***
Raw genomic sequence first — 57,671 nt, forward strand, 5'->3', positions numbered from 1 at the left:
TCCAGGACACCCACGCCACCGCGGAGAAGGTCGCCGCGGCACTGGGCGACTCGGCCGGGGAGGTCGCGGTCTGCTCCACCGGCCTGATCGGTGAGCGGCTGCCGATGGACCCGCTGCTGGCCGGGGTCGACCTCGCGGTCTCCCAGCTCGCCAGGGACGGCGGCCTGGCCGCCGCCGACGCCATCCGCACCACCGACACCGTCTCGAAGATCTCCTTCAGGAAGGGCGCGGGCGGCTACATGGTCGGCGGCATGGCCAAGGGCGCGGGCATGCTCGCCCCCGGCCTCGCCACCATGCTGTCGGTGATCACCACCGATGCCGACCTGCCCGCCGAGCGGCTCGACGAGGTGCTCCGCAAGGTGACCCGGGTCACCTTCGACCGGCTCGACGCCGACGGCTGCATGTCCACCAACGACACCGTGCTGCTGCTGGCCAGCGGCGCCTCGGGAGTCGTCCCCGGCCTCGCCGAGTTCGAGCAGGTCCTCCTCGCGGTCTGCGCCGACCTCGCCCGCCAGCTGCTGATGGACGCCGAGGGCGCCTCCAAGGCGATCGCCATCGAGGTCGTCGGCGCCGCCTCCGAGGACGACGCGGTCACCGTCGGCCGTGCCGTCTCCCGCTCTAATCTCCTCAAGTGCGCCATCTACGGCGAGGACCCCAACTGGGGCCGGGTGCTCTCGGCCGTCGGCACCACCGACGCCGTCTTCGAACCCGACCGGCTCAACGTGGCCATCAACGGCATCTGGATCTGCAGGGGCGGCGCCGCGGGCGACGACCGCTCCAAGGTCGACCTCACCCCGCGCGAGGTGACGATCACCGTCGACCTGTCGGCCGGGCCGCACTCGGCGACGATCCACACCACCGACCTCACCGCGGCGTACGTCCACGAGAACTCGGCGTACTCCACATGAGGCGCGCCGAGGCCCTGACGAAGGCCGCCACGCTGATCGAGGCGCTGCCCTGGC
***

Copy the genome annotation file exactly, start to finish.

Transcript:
Raw genomic sequence first — 57,671 nt, forward strand, 5'->3', positions numbered from 1 at the left:
TCCAGGACACCCACGCCACCGCGGAGAAGGTCGCCGCGGCACTGGGCGACTCGGCCGGGGAGGTCGCGGTCTGCTCCACCGGCCTGATCGGTGAGCGGCTGCCGATGGACCCGCTGCTGGCCGGGGTCGACCTCGCGGTCTCCCAGCTCGCCAGGGACGGCGGCCTGGCCGCCGCCGACGCCATCCGCACCACCGACACCGTCTCGAAGATCTCCTTCAGGAAGGGCGCGGGCGGCTACATGGTCGGCGGCATGGCCAAGGGCGCGGGCATGCTCGCCCCCGGCCTCGCCACCATGCTGTCGGTGATCACCACCGATGCCGACCTGCCCGCCGAGCGGCTCGACGAGGTGCTCCGCAAGGTGACCCGGGTCACCTTCGACCGGCTCGACGCCGACGGCTGCATGTCCACCAACGACACCGTGCTGCTGCTGGCCAGCGGCGCCTCGGGAGTCGTCCCCGGCCTCGCCGAGTTCGAGCAGGTCCTCCTCGCGGTCTGCGCCGACCTCGCCCGCCAGCTGCTGATGGACGCCGAGGGCGCCTCCAAGGCGATCGCCATCGAGGTCGTCGGCGCCGCCTCCGAGGACGACGCGGTCACCGTCGGCCGTGCCGTCTCCCGCTCTAATCTCCTCAAGTGCGCCATCTACGGCGAGGACCCCAACTGGGGCCGGGTGCTCTCGGCCGTCGGCACCACCGACGCCGTCTTCGAACCCGACCGGCTCAACGTGGCCATCAACGGCATCTGGATCTGCAGGGGCGGCGCCGCGGGCGACGACCGCTCCAAGGTCGACCTCACCCCGCGCGAGGTGACGATCACCGTCGACCTGTCGGCCGGGCCGCACTCGGCGACGATCCACACCACCGACCTCACCGCGGCGTACGTCCACGAGAACTCGGCGTACTCCACATGAGGCGCGCCGAGGCCCTGACGAAGGCCGCCACGCTGATCGAGGCGCTGCCCTGGC